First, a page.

Nav: Home

Is chronic rhinosinusitis associated with increased risk of depression, anxiety?

February 07, 2019

BottomLine: Chronic rhinosinusitis is a common condition marked by sinus inflammation that can make breathing difficult and cause face pain or tenderness. The condition affects quality of life but whether it contributes to depression and anxiety in patients is unclear. This study of about 49,000 people in a South Korean insurance database examined the risk of depression and anxiety in chronic rhinosinusitis and depending on the type of chronic rhinosinusitis (with or without nasal polyps). Researchers report chronic rhinosinusitis was associated with an increased risk of depression and anxiety during 11 years of follow-up and that having nasal polyps was associated with a higher risk of depression and anxiety than chronic rhinosinusitis without nasal polyps. A limitation of the study is that it didn't include information on smoking and alcohol use by participants and those factors could have influenced outcomes.

Authors: Dong-Kyu Kim, M.D., Ph.D., Hallym University College of Medicine, Chuncheon, Republic of Korea, and coauthors

(doi:10.1001/jamaoto.2018.4103)

Editor's Note: The article includes funding/support disclosures. Please see the article for additional information, including other authors, author contributions and affiliations, financial disclosures, funding and support, etc.
-end-
Want to embed a link to this study in your story? This full-text link will be live at the embargo time https://jamanetwork.com/journals/jamaotolaryngology/fullarticle/2724230?guestAccessKey=9200fd5c-1371-46df-91ef-12048a2cf8a5

JAMA Otolaryngology - Head & Neck Surgery

Related Depression Articles:

Why stress doesn't always cause depression
Rats susceptible to anhedonia, a core symptom of depression, possess more serotonin neurons after being exposed to chronic stress, but the effect can be reversed through amygdala activation, according to new research in JNeurosci.
Which comes first: Smartphone dependency or depression?
New research suggests a person's reliance on his or her smartphone predicts greater loneliness and depressive symptoms, as opposed to the other way around.
Depression breakthrough
Major depressive disorder -- referred to colloquially as the 'black dog' -- has been identified as a genetic cause for 20 distinct diseases, providing vital information to help detect and manage high rates of physical illnesses in people diagnosed with depression.
CPAP provides relief from depression
Researchers have found that continuous positive airway pressure (CPAP) treatment of obstructive sleep apnea (OSA) can improve depression symptoms in patients suffering from cardiovascular diseases.
Post-natal depression in dads linked to depression in their teenage daughters
Fathers as well as mothers can experience post-natal depression -- and it is linked to emotional problems for their teenage daughters, new research has found.
Being overweight likely to cause depression, even without health complications
A largescale genomic analysis has found the strongest evidence yet that being overweight causes depression, even in the absence of other health problems.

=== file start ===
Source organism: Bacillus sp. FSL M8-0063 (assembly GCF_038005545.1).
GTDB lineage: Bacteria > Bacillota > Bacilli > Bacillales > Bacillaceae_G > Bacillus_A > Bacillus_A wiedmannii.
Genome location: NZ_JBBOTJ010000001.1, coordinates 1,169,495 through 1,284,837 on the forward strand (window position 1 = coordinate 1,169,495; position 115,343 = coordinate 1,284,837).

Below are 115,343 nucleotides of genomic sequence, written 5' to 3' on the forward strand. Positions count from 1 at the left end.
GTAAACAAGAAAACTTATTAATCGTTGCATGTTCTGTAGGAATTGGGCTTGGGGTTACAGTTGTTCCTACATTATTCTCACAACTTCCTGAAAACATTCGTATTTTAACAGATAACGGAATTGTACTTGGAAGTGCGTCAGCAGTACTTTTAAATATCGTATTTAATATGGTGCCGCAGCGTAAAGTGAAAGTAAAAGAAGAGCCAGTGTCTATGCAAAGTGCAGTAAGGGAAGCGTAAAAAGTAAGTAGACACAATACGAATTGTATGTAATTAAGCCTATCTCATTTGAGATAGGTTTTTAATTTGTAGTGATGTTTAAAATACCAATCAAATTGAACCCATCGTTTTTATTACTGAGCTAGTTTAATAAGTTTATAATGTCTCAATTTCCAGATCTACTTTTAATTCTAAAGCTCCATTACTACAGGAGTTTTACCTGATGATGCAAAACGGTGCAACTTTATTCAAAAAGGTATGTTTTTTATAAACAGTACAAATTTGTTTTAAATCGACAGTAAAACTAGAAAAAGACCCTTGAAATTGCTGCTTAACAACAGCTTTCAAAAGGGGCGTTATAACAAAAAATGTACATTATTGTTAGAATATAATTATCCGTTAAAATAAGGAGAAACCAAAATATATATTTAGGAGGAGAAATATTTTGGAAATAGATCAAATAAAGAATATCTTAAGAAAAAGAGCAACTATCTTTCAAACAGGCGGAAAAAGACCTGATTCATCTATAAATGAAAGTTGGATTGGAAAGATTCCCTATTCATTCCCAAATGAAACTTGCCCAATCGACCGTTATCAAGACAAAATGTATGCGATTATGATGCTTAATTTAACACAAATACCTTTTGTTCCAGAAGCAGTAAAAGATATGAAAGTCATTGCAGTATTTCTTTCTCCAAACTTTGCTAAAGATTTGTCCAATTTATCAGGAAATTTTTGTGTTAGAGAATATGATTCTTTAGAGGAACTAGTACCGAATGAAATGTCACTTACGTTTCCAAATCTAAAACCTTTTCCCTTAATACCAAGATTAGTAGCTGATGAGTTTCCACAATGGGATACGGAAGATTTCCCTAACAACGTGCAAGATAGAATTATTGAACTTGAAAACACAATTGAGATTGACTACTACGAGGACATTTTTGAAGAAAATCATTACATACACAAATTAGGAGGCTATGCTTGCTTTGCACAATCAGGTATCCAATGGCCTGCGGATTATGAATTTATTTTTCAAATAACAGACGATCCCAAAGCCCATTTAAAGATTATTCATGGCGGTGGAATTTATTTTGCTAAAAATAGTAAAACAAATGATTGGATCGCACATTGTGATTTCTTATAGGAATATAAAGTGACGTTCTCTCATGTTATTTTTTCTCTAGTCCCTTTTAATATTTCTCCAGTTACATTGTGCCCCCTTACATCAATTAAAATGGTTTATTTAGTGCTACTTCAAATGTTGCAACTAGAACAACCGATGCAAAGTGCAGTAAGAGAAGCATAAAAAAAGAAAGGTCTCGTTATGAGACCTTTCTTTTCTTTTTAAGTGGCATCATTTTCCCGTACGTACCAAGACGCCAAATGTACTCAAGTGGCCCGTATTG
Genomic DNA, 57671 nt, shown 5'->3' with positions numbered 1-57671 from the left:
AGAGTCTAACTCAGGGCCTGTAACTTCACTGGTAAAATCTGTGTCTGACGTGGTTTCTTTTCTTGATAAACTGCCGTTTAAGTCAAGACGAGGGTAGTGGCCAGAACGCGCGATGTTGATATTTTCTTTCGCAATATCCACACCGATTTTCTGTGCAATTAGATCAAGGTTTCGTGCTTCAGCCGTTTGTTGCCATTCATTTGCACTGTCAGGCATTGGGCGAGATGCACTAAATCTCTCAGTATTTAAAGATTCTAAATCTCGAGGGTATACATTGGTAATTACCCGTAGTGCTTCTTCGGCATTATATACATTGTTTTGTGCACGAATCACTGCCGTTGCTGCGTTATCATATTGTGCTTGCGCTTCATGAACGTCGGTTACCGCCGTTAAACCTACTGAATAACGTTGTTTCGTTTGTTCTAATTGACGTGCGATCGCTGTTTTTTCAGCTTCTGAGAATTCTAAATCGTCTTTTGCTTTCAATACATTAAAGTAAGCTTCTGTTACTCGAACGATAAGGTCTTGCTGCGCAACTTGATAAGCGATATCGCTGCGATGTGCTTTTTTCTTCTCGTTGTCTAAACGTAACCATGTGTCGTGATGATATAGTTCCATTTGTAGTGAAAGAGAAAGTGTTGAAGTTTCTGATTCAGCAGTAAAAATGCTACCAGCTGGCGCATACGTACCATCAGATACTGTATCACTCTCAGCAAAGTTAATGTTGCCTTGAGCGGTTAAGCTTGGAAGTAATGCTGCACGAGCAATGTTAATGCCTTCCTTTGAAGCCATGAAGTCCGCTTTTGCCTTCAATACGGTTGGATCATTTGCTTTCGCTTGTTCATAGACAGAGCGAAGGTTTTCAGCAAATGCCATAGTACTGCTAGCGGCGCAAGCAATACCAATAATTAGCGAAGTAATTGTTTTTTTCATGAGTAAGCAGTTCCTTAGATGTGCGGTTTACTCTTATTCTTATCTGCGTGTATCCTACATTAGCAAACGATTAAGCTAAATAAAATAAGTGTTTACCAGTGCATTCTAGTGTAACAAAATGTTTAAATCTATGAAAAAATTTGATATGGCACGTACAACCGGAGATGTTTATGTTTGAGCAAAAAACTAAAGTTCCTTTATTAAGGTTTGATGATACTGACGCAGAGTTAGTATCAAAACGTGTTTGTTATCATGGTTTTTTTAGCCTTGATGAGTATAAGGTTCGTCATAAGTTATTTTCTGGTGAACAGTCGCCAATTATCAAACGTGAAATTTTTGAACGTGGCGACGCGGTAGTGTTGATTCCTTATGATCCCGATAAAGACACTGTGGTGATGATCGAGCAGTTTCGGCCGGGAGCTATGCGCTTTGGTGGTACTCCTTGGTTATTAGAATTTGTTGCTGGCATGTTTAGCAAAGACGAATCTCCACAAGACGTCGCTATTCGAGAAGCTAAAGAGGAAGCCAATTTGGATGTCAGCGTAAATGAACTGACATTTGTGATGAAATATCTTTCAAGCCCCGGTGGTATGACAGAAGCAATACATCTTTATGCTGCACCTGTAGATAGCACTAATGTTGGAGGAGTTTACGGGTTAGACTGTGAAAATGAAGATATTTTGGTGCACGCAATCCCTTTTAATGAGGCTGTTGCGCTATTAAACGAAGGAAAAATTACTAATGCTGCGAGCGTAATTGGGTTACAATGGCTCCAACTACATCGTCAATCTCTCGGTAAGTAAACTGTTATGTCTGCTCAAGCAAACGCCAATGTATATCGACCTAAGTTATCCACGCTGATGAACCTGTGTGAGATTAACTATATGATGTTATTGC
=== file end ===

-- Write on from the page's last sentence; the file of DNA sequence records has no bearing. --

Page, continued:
Don't let depression keep you from exercising
Exercise may be just as crucial to a depression patient's good health as finding an effective antidepressant.
Having an abortion does not lead to depression
Having an abortion does not increase a woman's risk for depression, according to a new University of Maryland School of Public Health-led study of nearly 400,000 women.
Mother's depression might do the same to her child's IQ
Roughly one in 10 women in the United States will experience depression, according to the Centers for Disease Control and Prevention.
Teenage depression linked to father's depression
Adolescents whose fathers have depressive symptoms are more likely to experience symptoms of depression themselves, finds a new Lancet Psychiatry study led by UCL researchers.
More Depression News and Depression Current Events

Trending Science News

Current Coronavirus (COVID-19) News

Top Science Podcasts

We have hand picked the top science podcasts of 2020.
Now Playing: TED Radio Hour

Teaching For Better Humans 2.0
More than test scores or good grades–what do kids need for the future? This hour, TED speakers explore how to help children grow into better humans, both during and after this time of crisis. Guests include educators Richard Culatta and Liz Kleinrock, psychologist Thomas Curran, and writer Jacqueline Woodson.
Now Playing: Science for the People

#556 The Power of Friendship
It's 2020 and times are tough. Maybe some of us are learning about social distancing the hard way. Maybe we just are all a little anxious. No matter what, we could probably use a friend. But what is a friend, exactly? And why do we need them so much? This week host Bethany Brookshire speaks with Lydia Denworth, author of the new book "Friendship: The Evolution, Biology, and Extraordinary Power of Life's Fundamental Bond". This episode is hosted by Bethany Brookshire, science writer from Science News.
Now Playing: Radiolab

Space
One of the most consistent questions we get at the show is from parents who want to know which episodes are kid-friendly and which aren't. So today, we're releasing a separate feed, Radiolab for Kids. To kick it off, we're rerunning an all-time favorite episode: Space. In the 60's, space exploration was an American obsession. This hour, we chart the path from romance to increasing cynicism. We begin with Ann Druyan, widow of Carl Sagan, with a story about the Voyager expedition, true love, and a golden record that travels through space. And astrophysicist Neil de Grasse Tyson explains the Coepernican Principle, and just how insignificant we are. Support Radiolab today at Radiolab.org/donate.